ST. NAZIANZ — A group of Eastern Catholic monks is offering people the opportunity to participate in retreats, largely to help support the new evangelization.Abbot Nicholas Zachariadis oversees Holy Resurrection Monastery, a Byzantine monastery, in St. Nazianz in the Green Bay Diocese. (Catholic Herald photo by Ben Wideman)

Abbot Nicholas Zachariadis, who oversees Holy Resurrection Monastery in this Manitowoc County village, said offering retreats “gives us so much fulfillment and purpose of life (and) should be shared with others.”

“That’s what evangelization is about — spreading the Good News, sharing with people the treasure you have,” said Abbot Nicholas. “So that’s why we have retreats. We’re enthusiastic about it and very excited. It gives us great joy and strength of faith and love for Christ and the church, and we want to share that.”

The monks moved to Holy Resurrection Monastery last year after living for several years in California — at one location in the Mojave Desert in Newberry Springs, and the other location in Valyermo, northeast of Los Angeles. In addition to Abbot Nicholas, the monks include Fr. Maximos, Fr. Moses, Fr. Basil, Br. Ambrose and Fr. Patrick, a visiting monk from Canada.

For more information

about the retreats, visit, call (920) 881-4009 or visit the monastery at 300 S. Second Ave., St. Nazianz

There are 12 guest rooms for retreatants on the second floor of the monastery. The building, which dates to the 1860s, was formerly known as St. Mary’s Convent and the Maria Haus bed and breakfast. It has a chapel, conference room, guest lounge, kitchen, dining areas, gift shop and plenty of land alongside a small lake.

The monks have hosted retreats since moving to St. Nazianz. Their retreats have drawn people from throughout northeastern Wisconsin and other states, Abbot Nicholas said. Retreats are open to adults and accompanied minors.

“As part of the new evangelization, we go to some of the parishes in the Green Bay Diocese and talk about the Eastern churches and our monastery, so that’s how some local people find out about us,” Abbot Nicholas said.

  • The monastery holds three types of retreats.
  • Day visits can be geared to individuals or groups, and they can be informal or formal.
  • Residential retreats also are available for individuals, who join in the monastic life, including participating in prayers and meals and perhaps visiting with one of the monks for spiritual direction.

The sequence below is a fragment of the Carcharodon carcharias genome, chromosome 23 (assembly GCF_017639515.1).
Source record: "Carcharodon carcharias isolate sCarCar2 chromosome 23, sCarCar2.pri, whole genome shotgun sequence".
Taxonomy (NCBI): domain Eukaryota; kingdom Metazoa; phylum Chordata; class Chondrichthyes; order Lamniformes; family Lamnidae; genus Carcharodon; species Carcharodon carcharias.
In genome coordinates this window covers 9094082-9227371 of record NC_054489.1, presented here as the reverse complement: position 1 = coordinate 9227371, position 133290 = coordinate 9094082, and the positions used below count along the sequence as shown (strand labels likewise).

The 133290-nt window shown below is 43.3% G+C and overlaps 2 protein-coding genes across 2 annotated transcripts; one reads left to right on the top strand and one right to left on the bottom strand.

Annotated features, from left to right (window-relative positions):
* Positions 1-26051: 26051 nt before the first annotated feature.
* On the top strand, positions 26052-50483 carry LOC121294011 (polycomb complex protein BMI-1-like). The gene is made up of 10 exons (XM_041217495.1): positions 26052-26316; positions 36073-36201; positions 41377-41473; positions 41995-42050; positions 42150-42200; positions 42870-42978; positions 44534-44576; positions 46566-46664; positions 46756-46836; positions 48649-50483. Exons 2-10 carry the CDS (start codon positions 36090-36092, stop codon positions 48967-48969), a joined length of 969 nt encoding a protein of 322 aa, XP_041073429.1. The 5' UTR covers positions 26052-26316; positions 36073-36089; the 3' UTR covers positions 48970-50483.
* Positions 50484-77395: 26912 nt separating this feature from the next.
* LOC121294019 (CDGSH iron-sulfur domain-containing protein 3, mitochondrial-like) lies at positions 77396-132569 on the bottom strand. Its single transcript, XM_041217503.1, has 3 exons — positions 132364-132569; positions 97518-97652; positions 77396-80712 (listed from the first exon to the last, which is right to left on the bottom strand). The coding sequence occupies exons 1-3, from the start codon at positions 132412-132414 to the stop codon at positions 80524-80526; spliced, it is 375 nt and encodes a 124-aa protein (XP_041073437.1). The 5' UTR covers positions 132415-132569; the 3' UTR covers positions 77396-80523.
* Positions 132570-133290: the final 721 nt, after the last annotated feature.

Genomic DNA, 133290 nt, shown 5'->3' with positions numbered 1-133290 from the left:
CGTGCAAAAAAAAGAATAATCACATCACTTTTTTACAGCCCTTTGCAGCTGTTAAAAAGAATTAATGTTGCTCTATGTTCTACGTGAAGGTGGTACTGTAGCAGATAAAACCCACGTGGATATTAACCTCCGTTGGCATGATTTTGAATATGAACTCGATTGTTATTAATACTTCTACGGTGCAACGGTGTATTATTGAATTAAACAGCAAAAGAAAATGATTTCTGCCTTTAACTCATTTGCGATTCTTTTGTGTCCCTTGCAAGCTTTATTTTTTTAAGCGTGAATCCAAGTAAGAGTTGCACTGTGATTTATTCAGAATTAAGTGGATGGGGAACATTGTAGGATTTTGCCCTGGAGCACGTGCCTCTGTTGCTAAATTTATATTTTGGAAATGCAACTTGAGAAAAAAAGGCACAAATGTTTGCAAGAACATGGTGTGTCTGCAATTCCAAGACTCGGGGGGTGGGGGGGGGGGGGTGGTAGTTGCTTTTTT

Group retreats for no more than 12 people. The monks can organize a program for a few days in which talks are presented and attendees participate in liturgical services, have an opportunity for confession and become immersed in spiritual activities.

Abbot Nicholas said retreat participants often are intrigued by what they see and experience.

“A lot of people say, ‘We’ve been Catholics all our lives and we never knew that there were Eastern Catholic churches,’” Abbot Nicholas said.

“People want to know more about the Eastern Catholic churches.

“Some people, particularly the younger generation, don’t even know much about monastic life – Eastern or Western,” he said. “A lot of people, even very intelligent people and educated people – and sometimes people who were educated in Catholic institutions, have only a caricature of what it means to be a Catholic, and that’s unfortunate. I think they learn a lot at our retreats.”

One of the retreats offered recently at the monastery was titled “Feasting and Fasting.” This hands-on cooking retreat with a spiritual dimension was led by Fr. Moses. Prior to becoming a monk, he went to the Culinary Institute of America and served as a private chef aboard a yacht in the Greek Isles and as a chef in the New York area.

Upcoming retreats include:

  • The Mass, East and West, April 12-14. Abbot Nicholas will oversee presentations on how the Eastern liturgy and the Western liturgy are similar and different, and what they can learn from each other.
  • The Jesus Prayer, May 24-26. Fr. Maximos leads this retreat focusing on the Jesus Prayer.

“They’re not meditative — they’re contemplative prayers that distract us from all sensory and even intellectual distractions and emotional distractions so that we can have a more intimate and direct encounter with God himself,” Abbot Nicholas said.

“Once we get people here, I think they’re never disappointed because the retreats are interesting,” said Abbot Nicholas, noting that the monks also use the retreats as a leading source of income for the monastery. “I don’t think we’ve had anyone who came and didn’t have a really exciting and positive experience.”